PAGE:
IT was a party 114 years in the making.
As the full reality of Hibs’ historic Scottish Cup final victory sank in, grown men wept tears of pure joy, cheers rang out long into the night and fans danced and jumped in the street, belting out Sunshine On Leith until they were hoarse.
Publicans up and down Easter Road said they had never been so busy as beer pumps ran dry and bars filled to bursting.
The cup-winning Hibs squad was also quick to get a piece of the action, with Alan Stubbs and his team partying at Easter Road’s hospitality suite in a day that fans and players didn’t want to end.
Lisa McKenzie, a member of staff in Middletons Bar in Easter Road, which saw some of the wildest celebrations of the night, described a “brilliant atmosphere” with not even a hint of trouble.
She said: “The fans have been singing Sunshine on Leith all night long. I am born and bred in Leith and I have never seen anything like it. We have no tenants left and it’s crazy out there.”
Easter Road had a Hogmanay-like feel, fans said, as the atmosphere around Hibs’ home ground reached fever pitch.
Eric Gillespie, who lives off the thoroughfare, said: “The street has been like New Year on Princes Street. Everybody is singing and dancing. And when the pubs are too busy for people to get served, they’ve just been getting carry-outs.”
Ex-Royal Marine Martin Dixon, 35, who is originally from northern England but has lived in Leith for more than a decade, watched his team, Manchester United, win the FA Cup only hours after Hibs clinched their famous victory.
He said: “Hibs supporters party a lot harder than Manchester United fans. I know that because I called my sisters who were down there.”
Speaking from the The Mash Tun in Easter Road, Andy Johnston, 23, from Linlithgow, described unforgettable scenes of emotion.
“I’m still in shock,” he said. “I have never seen so many grown men cry. And it was the first time I have seen my dad cry.”
The party began as David Gray netted Hibs’ last-minute winner at the end of Saturday’s match – sparking a surge of happiness across Leith.
In The Mash Tun pub in Easter Road, bar manager Grant McNeil spoke of an electric atmosphere.
The 36-year-old said: “The whole place was going mental – well over 100 people were here. It’s going to be a good night. The place will be jumping.”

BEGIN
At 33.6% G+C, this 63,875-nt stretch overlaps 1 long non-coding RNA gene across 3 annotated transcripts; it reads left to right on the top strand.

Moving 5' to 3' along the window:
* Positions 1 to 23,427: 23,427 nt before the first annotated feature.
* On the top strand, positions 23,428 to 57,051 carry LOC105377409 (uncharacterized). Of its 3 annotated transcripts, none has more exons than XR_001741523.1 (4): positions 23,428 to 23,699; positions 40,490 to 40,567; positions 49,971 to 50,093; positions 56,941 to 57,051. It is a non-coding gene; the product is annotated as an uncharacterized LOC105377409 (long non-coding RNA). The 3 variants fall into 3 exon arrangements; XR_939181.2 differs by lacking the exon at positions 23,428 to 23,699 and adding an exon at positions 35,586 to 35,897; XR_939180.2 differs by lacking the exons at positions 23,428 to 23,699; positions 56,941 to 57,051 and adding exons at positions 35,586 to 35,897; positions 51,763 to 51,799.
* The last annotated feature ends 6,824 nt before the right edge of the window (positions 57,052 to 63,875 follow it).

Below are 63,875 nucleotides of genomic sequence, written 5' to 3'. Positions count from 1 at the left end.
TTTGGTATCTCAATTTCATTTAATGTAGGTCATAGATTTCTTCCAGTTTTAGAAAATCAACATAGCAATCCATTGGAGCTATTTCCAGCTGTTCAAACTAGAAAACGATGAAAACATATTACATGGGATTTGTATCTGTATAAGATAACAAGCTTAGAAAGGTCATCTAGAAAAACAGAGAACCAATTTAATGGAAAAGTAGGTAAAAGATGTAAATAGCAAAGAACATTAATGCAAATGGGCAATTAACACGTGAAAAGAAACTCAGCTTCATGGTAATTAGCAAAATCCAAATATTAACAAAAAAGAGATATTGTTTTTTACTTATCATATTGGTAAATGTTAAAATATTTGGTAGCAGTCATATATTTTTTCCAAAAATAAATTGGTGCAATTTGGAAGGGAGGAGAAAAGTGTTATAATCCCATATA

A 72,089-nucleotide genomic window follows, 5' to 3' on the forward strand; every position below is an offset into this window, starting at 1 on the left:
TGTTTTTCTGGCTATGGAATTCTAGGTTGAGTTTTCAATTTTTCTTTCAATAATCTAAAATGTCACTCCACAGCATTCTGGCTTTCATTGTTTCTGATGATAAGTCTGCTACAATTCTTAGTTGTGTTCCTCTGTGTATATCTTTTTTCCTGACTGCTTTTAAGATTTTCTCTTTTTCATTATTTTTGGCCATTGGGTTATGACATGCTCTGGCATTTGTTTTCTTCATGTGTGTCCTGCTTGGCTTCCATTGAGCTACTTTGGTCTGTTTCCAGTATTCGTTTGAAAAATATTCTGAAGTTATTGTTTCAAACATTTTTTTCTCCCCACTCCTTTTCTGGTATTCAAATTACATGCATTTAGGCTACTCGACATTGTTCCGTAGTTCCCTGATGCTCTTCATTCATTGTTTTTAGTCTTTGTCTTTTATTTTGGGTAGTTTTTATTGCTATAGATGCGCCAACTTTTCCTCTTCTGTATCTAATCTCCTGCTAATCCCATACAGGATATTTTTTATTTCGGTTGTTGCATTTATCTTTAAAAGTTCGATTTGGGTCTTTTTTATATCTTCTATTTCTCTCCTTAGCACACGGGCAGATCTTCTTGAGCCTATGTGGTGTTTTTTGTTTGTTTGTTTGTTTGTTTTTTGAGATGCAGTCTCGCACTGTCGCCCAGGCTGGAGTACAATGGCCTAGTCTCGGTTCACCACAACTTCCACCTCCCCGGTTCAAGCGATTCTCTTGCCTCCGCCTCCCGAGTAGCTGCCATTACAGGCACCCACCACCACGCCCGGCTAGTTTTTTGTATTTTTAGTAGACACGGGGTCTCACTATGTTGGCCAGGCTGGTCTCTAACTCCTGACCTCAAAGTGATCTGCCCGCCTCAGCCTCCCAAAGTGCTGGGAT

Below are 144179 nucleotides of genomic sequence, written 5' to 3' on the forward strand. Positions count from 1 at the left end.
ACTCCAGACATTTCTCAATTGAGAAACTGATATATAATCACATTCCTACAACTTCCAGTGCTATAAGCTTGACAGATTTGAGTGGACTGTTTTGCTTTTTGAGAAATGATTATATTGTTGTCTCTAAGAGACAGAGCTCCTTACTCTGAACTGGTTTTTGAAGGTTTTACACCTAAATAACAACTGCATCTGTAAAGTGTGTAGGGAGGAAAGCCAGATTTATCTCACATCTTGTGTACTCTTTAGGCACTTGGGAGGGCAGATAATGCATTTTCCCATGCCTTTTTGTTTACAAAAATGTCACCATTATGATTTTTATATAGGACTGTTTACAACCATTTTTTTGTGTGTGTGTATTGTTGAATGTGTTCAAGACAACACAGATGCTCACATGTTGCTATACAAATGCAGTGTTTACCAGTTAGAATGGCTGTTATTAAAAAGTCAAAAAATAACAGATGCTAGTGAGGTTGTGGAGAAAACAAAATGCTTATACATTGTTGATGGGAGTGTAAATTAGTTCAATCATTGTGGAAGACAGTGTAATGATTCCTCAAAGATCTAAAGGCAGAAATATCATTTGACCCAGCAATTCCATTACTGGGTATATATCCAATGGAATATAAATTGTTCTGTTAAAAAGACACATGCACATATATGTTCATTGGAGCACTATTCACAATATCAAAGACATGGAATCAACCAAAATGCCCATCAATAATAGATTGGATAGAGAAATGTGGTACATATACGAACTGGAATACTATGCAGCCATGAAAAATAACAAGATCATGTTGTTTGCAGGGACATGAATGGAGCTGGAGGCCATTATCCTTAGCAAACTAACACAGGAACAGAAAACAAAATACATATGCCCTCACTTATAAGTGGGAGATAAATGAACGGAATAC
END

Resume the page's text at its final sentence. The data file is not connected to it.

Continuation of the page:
Long-suffering Hibby Robert Dick, drinking nearby, summed up the general elation and disbelief as he described going “numb” when captain Gray scored.
The 53-year-old said: “My wee one is 11 tomorrow, and he said to me, ‘Daddy, would it not be great if Hibs brought the Scottish Cup home – would that not be the best present ever for me?’
“He’s only 11, he doesn’t realise that his grandad and his dad have never seen Hibs win this cup either. Until the final whistle went, I still could not believe it was going to happen.”
Further along the bar, Adele Philips, 40, was celebrating with friends after watching the first half of the game in work.
The nurse, who lives in Kirkliston but grew up in Leith, said: “It’s been a long time coming. The mood in Leith has been lifted.
“When you support a football team, it goes through the generations. To be alive when they have lifted the cup – to have witnessed that – is something very special.”
Speaking over the rising cheers and chanting echoing through the pub, she added: “It brings a community together.”
That sense of community – of one big, extended Hibs family – was palpable up and down Easter Road as the night wore on. Strangers hugged and danced, cars honked their horns and bus passengers cheered through the windows as the celebrations ramped up into a full-blown mini-festival.
But there were conflicting emotions for some.
Propping up the bar at The Mash Tun was Val Bernard, a diehard Hibby born and bred in Leith.
The 46-year-old admitted to shedding a tear on the final whistle in memory of his Hibs-mad dad, who died from a brain tumour just a few years ago.
Toasting the victory with friends, he said: “My dad would have been jumping in his grave. It felt for me like it didn’t matter who you supported, everybody was just loving that Hibs had won. That was the vibe that I got. It was just such a massive, glorious feeling. It was absolutely amazing.
“When it got to 2-1, I was sitting with a Rangers supporter and I was saying to him ‘the game’s over’. And then it was like ‘bang, bang’ all of a sudden. And everybody just erupted and it was ecstatic.”
Further down Easter Road, in the Four In Hand pub, Demi Ness was reduced to tears.
Brought up in Leith but now living in Niddrie, the 21-year-old said: “There’s no feeling like seeing my dad crying. He has brought me to Easter Road since I was three, and to see his face when we won the Scottish Cup meant everything.”